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TiVo Goes to Canada, Gets Switched Digital

TiVo Goes to Canada, Gets Switched Digital

TiVo may be the brand that pioneered the DVR industry, but, believe it or not, TiVos aren’t available…well, just anyway. For instance, TiVo only today announced TiVo DVRs will be going on sale in Canada. Although the company did not give specific about dates (just “in time for the holidays”), the company says major retailers like Best Buy, The Brick, London Drug, and Future Shop will be offering the TiVo Series2 DT DVR for $199 CDN, plus subscription fees. Canadian TiVo customers will have access to the full range of TiVo features, including SeasonPass, WishList searches, online scheduling, Multi-Room viewing, and TrickPlay rewind-pause-fast-forward of live television.

Notice what’s missing from that announcement? The high definition-capable TiVo Series3 and TiVo HD set-top boxes: apparently Canadian consumers who want TiVo will have to make due with standard definition. And residents of Quebec will have to wait even longer: TiVo notes TiVO DVRs will not be available in Quebec “immediately,” which we take to mean “not in time for the holidays.” C’est la vie.

In other TiVo news, the National Cable & Telecommunications Association (NCTA) have announced that in the second quarter of 2008, cable operators will introduce an external adapter that will enable CableCard-capable TiVo DVRs to access switched digital cable channels without a set-top box. Although the adapter will work on any compatible Unidirectional Digital Cable Ready Product (UDCP) with USB, for TiVo owners that means the Series 3 HD and TiVo HD DVRs. Switched digital video is a technology designed to distribute video content over networks with limited capacity on an as-needed basis, with the final digital-to-analog conversion actually happening in the user’s home, rather than a cable operator’s node point, conserving bandwidth in the last stretch to the user. This savings is particularly important for cable operators seeking to bundle other services (including Internet and phone service) with cable TV packages, and to rural operators who may not be able to upgrade infrastructure to support multiple high-bandwidth applications.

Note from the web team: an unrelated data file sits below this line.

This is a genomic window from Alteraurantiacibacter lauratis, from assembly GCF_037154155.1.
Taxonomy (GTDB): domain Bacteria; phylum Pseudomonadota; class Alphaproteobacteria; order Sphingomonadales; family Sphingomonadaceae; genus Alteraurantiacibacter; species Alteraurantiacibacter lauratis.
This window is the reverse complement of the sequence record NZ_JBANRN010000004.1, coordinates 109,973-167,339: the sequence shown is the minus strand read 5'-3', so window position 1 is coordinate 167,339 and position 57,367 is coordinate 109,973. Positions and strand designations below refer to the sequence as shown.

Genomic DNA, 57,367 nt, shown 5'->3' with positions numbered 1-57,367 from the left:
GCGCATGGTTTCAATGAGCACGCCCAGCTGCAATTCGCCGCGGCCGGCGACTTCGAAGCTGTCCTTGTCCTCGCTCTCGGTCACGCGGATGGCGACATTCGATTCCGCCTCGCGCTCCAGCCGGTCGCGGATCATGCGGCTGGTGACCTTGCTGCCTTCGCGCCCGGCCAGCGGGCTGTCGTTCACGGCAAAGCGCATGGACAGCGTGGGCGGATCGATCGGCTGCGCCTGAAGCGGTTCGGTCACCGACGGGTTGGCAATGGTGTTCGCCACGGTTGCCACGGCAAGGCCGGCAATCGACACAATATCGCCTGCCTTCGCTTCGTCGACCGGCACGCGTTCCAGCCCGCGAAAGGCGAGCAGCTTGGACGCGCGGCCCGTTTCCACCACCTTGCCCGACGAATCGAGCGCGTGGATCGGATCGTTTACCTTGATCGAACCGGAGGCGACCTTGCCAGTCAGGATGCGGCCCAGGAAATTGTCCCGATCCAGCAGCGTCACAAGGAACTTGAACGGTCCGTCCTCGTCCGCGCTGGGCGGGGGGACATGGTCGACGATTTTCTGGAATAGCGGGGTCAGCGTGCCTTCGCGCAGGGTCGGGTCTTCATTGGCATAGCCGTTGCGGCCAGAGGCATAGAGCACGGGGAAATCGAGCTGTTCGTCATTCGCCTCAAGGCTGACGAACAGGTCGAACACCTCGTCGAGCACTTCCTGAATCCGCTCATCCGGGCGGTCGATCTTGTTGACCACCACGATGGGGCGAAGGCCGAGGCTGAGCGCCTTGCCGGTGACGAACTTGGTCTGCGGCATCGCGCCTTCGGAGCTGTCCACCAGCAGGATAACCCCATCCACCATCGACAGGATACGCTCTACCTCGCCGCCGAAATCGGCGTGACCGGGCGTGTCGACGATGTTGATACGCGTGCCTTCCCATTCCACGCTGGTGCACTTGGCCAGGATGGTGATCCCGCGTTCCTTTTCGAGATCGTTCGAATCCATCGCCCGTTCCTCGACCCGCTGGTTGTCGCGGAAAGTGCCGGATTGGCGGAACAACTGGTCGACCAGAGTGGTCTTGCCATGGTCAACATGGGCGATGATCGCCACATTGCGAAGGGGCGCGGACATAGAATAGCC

“We are gratified that the cable industry has agreed to work quickly to develop a solution that will enable existing TiVo CableCard DVRs to directly access switched digital cable channels and ensure the adapter is part of an easy installation process for cable subscribers,” said TiVo CEO Rogers, in a statement. “We look forward to working with the cable industry in other ways to improve consumer access to cable services.”

The NCTA and TiVo have pledged to work together to iron out any technological issues with supported switched digital services.

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Geoff Duncan
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